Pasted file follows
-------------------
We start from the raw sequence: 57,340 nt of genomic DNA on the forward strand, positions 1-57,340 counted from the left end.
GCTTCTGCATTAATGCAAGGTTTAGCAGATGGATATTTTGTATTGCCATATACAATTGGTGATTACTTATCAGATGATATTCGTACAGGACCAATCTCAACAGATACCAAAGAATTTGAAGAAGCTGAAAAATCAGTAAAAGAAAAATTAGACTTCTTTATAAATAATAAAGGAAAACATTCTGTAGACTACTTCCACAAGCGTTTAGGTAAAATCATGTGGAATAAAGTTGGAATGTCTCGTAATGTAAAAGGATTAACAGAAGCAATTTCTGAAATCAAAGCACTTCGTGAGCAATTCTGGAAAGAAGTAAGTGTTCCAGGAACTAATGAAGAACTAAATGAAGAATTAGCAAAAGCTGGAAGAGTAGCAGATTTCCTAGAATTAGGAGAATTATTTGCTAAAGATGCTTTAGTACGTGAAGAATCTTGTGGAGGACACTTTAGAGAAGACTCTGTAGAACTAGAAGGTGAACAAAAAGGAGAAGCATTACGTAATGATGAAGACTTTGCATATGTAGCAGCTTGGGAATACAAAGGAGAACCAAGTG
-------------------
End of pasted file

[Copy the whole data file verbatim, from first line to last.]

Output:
We start from the raw sequence: 57,340 nt of genomic DNA on the forward strand, positions 1-57,340 counted from the left end.
GCTTCTGCATTAATGCAAGGTTTAGCAGATGGATATTTTGTATTGCCATATACAATTGGTGATTACTTATCAGATGATATTCGTACAGGACCAATCTCAACAGATACCAAAGAATTTGAAGAAGCTGAAAAATCAGTAAAAGAAAAATTAGACTTCTTTATAAATAATAAAGGAAAACATTCTGTAGACTACTTCCACAAGCGTTTAGGTAAAATCATGTGGAATAAAGTTGGAATGTCTCGTAATGTAAAAGGATTAACAGAAGCAATTTCTGAAATCAAAGCACTTCGTGAGCAATTCTGGAAAGAAGTAAGTGTTCCAGGAACTAATGAAGAACTAAATGAAGAATTAGCAAAAGCTGGAAGAGTAGCAGATTTCCTAGAATTAGGAGAATTATTTGCTAAAGATGCTTTAGTACGTGAAGAATCTTGTGGAGGACACTTTAGAGAAGACTCTGTAGAACTAGAAGGTGAACAAAAAGGAGAAGCATTACGTAATGATGAAGACTTTGCATATGTAGCAGCTTGGGAATACAAAGGAGAACCAAGTG